Seven Keys to Identifying Dementia in Your Senior Clientby Johanna “Jo” Booy
As a Medical Exercise Specialist (MES), you may be one of the first to notice and report cognitive decline in the senior with whom you work with on a regular basis. A family member or those very close to your senior client may not recognize the decline as it is often very gradual. In identifying areas of concern, you as an MES will also be able to assist your senior in arranging the help they need to avoid further decline and to help family members to know who to turn to in your community.
But first of all, here are the seven (7) most common symptoms which will assist you in identifying memory loss or cognitive decline in your senior client.
1. Memory Loss & Forgetfulness
Have you explained a set of exercise protocols and given instructions that your senior is simply not grasping? Memory loss and the ability to store a set of complex instructions may be very difficult. They may also not be able to recall where a piece of equipment is or the correlation between the piece of equipment and its use or function. Confusion can increase memory loss and your client will feel helpless.
2. Getting Lost in Familiar Surroundings
Have you found your client losing themselves in the familiar surroundings of your gym? Often they will wander aimlessly and not be able to connect to the activity at hand. Either they will sit and wait it out or bolt. This is a very serious problem, as many seniors do bolt when confused and then find themselves in a bigger predicament because they can’t recall where they were when they left their familiar surroundings or where they live.
3. Unusual Behaviour
Your client has always been very communicative and comfortable in your presence, but you start to notice increased anxiety perhaps about how they are going to get home, how much
longer they need to exercise, and whether they can afford coming any longer. Fear, anxiety, agitation and suspiciousness, are all very clear traits of an individual in cognitive decline. You may notice great shifts in mood and personality.
4. Speech and Word-finding Problems
This is a very common problem, in that the words that your client will be stumbling to find won’t come and they may cover their embarrassment with a joke. However, if you find that this is happening more often, do keep track and mention to a family member or spouse.
5. Living in the Past
Your client will often revert to stories of their younger years and repeat themselves frequently.Even when you are conversing with your senior in the present tense, they may lapse into a story of the past to counter yours. This repetitive ‘living in the past’ style of communication is quite indicative of cognitive decline.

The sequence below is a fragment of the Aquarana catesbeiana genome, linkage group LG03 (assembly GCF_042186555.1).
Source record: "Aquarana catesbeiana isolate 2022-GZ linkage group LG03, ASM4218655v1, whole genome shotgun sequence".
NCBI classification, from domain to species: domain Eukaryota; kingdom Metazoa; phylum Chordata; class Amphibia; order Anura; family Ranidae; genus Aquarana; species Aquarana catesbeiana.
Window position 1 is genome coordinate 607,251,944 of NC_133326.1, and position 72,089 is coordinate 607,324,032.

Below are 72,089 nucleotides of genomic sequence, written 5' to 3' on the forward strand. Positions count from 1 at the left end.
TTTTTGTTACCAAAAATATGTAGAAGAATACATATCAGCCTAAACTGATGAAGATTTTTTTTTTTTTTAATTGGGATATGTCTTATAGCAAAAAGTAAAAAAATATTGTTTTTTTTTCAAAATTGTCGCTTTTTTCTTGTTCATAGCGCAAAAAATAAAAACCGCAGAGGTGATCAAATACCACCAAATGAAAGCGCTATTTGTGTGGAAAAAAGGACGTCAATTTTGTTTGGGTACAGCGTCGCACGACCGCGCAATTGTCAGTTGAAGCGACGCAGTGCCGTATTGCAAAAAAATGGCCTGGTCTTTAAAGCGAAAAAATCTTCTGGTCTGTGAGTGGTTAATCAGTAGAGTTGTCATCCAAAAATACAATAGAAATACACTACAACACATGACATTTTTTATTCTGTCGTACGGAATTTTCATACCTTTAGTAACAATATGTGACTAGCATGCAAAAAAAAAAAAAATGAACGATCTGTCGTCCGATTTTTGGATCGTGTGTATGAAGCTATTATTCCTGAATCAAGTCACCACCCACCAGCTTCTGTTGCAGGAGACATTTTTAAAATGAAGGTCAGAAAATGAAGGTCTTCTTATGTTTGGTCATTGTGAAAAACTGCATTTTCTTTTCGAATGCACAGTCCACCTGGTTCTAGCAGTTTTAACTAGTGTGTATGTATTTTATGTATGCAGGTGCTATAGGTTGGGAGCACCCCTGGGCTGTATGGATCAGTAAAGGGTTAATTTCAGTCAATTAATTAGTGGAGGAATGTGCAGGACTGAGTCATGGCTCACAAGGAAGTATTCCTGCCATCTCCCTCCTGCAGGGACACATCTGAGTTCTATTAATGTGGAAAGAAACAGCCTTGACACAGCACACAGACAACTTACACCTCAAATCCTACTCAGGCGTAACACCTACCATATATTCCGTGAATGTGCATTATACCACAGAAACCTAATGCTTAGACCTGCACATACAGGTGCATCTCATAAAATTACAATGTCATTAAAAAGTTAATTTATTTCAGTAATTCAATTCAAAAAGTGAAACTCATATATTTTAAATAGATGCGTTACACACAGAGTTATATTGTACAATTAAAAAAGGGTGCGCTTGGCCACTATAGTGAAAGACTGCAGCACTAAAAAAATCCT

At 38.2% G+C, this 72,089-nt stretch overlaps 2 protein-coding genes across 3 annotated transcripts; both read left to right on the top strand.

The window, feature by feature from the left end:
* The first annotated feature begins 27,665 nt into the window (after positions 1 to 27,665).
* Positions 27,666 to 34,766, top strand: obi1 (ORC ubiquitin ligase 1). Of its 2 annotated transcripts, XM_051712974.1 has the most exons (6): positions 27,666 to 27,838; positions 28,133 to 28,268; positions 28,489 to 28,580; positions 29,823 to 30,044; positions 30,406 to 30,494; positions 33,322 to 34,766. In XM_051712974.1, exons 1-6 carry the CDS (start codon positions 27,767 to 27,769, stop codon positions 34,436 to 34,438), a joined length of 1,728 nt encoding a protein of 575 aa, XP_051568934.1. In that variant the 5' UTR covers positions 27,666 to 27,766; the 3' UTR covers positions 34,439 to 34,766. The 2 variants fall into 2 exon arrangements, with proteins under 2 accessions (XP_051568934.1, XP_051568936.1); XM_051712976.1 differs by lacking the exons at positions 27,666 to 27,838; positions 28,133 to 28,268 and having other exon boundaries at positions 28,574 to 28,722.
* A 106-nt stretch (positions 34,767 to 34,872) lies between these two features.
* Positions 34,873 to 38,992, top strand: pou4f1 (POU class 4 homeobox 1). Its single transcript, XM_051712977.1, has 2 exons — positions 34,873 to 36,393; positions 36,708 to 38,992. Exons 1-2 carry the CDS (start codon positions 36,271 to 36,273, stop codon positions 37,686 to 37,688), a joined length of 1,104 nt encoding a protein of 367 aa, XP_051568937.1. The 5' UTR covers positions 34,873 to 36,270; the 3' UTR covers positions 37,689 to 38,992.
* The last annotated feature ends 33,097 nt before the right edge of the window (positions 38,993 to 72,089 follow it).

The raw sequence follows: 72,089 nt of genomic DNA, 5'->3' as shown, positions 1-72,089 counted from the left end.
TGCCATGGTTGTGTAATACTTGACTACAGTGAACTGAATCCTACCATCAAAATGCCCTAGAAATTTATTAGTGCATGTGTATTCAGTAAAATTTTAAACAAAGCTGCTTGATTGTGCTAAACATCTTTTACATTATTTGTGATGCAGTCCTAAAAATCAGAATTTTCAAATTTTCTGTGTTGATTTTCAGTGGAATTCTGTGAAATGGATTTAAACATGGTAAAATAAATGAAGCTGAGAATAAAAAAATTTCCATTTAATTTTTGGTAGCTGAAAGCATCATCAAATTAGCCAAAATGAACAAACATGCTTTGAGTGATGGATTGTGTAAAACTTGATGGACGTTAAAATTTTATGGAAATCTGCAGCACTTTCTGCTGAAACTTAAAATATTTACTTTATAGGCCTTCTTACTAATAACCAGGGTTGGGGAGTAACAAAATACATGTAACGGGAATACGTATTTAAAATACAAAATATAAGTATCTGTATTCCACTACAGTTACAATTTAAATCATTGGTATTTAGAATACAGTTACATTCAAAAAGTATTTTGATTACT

You many be able to relate to this as well, however your senior client will not enjoy change and will tell you so. They won’t like equipment moved to another location, a different person at the desk, or having their trainer replaced. Change irritates them and they will show impatience and will even be more likely to quit the program due to changes that they simply cannot process.
7. Gait Pattern & Posture Changes
Shuffling steps, lack of balance and stooping are all very indicative of decline in cognitive function but usually occur in a more advanced dementia. Especially noticeable will be the shuffling ambulation pattern. You may find your senior tripping more often, or having trouble with maintaining balance. Your senior is at great risk for a fall which may lead to a fracture.
What to do when you notice these symptoms? Check out your suspicions with the supervisor at your health centre or fitness facility. They may have been told by a family member that there are indicators. Carefully discuss your findings with a family member. There are community support agencies in most areas that are affiliated with your health region. Home and Community Care may have a nurse that can perform an assessment. There are tests that can be performed by a professional to assess at what level your senior is for loss of memory or cognitive decline.
Most important, be very supportive to your client. Any agitation or confusion is elevated by increased instruction that they simply do not comprehend, or any lack of patience on your part. An individual demonstrating memory loss and dementia is highly likely to mirror your mood and your attitude. Be patient and smile, take a break, and make light of the situation – humor works very well and helps to lighten any situation and keep your client’s dignity intact.
You may reach Jo at Jo.Booy@shaw.ca